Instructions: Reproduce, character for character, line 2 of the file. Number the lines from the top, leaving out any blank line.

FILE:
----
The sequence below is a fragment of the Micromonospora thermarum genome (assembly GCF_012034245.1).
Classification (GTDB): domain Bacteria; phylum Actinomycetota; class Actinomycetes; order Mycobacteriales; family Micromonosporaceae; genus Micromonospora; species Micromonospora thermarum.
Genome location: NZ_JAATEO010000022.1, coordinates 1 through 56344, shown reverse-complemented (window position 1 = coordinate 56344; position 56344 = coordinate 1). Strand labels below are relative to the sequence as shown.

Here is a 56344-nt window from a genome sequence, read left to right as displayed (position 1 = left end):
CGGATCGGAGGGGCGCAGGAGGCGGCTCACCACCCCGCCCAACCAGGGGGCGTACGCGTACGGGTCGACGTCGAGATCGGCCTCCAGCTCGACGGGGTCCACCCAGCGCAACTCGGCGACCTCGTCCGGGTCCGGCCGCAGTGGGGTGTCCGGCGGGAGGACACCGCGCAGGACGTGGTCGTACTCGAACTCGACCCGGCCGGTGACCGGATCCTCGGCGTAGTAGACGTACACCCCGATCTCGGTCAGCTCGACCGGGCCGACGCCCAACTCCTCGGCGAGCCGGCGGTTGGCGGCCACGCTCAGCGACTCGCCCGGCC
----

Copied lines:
Classification (GTDB): domain Bacteria; phylum Actinomycetota; class Actinomycetes; order Mycobacteriales; family Micromonosporaceae; genus Micromonospora; species Micromonospora thermarum.